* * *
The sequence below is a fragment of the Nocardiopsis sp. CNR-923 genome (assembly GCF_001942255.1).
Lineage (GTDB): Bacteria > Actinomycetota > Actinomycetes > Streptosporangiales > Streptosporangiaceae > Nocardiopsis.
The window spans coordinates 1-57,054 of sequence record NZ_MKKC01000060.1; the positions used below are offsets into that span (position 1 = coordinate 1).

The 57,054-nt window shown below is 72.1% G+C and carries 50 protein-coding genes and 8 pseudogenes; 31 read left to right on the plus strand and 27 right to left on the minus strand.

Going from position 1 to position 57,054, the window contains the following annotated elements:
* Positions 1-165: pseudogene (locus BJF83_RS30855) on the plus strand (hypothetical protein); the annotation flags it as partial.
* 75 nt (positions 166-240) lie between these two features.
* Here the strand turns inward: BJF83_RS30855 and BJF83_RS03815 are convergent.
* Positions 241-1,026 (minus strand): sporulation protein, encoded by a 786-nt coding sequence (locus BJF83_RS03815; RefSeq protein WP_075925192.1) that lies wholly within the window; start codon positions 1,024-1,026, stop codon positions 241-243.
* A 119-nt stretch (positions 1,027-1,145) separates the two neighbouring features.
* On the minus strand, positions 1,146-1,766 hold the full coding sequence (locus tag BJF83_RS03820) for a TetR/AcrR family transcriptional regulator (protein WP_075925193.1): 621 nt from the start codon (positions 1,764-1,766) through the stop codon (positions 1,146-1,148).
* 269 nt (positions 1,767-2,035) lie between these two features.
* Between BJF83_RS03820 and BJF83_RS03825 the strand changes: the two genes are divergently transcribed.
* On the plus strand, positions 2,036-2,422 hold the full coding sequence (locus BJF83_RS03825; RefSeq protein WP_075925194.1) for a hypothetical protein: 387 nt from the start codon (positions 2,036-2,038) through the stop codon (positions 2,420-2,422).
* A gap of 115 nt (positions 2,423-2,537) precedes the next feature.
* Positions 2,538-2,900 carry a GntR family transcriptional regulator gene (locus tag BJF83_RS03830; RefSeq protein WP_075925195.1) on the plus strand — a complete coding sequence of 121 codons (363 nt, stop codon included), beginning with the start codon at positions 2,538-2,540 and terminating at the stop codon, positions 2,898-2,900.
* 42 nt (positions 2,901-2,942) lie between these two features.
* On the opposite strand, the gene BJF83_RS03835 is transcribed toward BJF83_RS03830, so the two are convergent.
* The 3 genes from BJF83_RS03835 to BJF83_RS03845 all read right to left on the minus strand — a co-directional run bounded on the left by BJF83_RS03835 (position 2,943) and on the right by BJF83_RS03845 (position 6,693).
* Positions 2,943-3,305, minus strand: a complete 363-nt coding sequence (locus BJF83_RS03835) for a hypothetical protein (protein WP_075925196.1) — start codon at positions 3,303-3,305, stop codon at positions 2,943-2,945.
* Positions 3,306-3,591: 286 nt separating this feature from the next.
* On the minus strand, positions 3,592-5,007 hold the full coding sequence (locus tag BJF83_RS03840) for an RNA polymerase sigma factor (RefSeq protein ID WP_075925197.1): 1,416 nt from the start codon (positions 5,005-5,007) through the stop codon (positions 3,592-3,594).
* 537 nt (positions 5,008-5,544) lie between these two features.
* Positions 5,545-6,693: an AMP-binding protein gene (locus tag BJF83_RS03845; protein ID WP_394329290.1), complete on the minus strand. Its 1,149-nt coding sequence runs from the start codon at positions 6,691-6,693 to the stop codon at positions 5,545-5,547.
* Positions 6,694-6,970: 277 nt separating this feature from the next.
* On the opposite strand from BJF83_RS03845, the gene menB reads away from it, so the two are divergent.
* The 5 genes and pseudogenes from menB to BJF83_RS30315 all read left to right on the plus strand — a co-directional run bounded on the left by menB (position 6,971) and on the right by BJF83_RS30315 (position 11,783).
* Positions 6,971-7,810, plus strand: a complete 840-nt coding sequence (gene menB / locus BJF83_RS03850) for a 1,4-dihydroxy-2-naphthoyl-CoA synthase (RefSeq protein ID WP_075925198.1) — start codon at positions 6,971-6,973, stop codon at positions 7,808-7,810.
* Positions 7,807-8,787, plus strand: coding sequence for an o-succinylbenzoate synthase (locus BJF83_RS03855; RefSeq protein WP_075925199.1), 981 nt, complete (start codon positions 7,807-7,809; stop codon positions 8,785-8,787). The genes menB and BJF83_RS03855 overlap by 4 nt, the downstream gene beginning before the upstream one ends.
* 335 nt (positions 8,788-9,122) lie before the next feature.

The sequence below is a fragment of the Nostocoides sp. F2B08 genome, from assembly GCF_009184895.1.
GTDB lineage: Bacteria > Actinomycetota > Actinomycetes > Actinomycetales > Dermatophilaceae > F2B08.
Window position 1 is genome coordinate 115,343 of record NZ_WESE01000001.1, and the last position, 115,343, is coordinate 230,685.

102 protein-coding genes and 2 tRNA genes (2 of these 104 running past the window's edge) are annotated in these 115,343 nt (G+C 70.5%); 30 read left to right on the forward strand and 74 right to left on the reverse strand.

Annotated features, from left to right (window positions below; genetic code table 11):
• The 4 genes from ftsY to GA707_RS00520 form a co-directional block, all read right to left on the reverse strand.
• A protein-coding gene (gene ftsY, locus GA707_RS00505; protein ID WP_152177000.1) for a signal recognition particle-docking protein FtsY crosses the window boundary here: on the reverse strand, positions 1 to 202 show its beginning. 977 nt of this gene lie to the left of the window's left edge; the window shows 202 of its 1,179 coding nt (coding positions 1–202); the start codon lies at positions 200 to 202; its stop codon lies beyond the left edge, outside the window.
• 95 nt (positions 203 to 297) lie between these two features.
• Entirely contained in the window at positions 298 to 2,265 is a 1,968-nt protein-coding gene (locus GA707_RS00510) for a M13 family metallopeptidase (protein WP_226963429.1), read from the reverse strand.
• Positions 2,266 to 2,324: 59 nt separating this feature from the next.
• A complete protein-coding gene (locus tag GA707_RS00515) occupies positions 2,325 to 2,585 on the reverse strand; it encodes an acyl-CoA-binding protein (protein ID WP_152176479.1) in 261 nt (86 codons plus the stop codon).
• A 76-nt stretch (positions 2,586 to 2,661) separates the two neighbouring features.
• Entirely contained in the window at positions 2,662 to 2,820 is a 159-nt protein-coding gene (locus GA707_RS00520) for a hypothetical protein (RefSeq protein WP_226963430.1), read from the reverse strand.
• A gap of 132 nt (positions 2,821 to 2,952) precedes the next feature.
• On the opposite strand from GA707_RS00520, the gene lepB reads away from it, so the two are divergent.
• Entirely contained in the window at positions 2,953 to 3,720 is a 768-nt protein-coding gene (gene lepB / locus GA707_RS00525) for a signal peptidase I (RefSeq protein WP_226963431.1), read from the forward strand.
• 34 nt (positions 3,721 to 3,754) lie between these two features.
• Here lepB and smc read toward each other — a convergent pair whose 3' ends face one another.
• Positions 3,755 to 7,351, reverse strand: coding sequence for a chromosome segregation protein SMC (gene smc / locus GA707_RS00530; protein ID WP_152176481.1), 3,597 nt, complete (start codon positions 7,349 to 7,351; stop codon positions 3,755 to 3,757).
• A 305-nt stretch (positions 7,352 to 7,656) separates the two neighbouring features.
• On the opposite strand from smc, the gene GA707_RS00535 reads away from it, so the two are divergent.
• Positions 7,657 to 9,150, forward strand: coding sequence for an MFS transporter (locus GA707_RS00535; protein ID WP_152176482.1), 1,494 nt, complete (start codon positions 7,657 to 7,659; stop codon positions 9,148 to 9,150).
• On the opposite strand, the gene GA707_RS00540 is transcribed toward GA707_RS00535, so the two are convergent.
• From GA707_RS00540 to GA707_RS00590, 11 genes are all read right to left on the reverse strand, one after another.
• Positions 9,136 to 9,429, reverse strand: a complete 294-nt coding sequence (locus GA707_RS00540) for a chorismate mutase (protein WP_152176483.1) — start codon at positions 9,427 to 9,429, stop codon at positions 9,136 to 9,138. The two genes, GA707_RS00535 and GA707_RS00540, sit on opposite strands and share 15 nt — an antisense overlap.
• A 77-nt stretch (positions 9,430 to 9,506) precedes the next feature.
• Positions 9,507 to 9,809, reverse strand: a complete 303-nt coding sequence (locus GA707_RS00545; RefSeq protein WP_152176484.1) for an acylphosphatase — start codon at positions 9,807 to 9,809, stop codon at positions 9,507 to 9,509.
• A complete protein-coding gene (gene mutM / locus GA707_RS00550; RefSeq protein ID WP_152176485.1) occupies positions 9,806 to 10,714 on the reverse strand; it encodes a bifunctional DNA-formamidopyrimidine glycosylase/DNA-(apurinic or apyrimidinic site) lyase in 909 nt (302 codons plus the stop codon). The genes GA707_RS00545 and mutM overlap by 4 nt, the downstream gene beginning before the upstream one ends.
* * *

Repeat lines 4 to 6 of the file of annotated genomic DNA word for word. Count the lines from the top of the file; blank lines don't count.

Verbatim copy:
The 57,054-nt window shown below is 72.1% G+C and carries 50 protein-coding genes and 8 pseudogenes; 31 read left to right on the plus strand and 27 right to left on the minus strand.

Going from position 1 to position 57,054, the window contains the following annotated elements:
* Positions 1-165: pseudogene (locus BJF83_RS30855) on the plus strand (hypothetical protein); the annotation flags it as partial.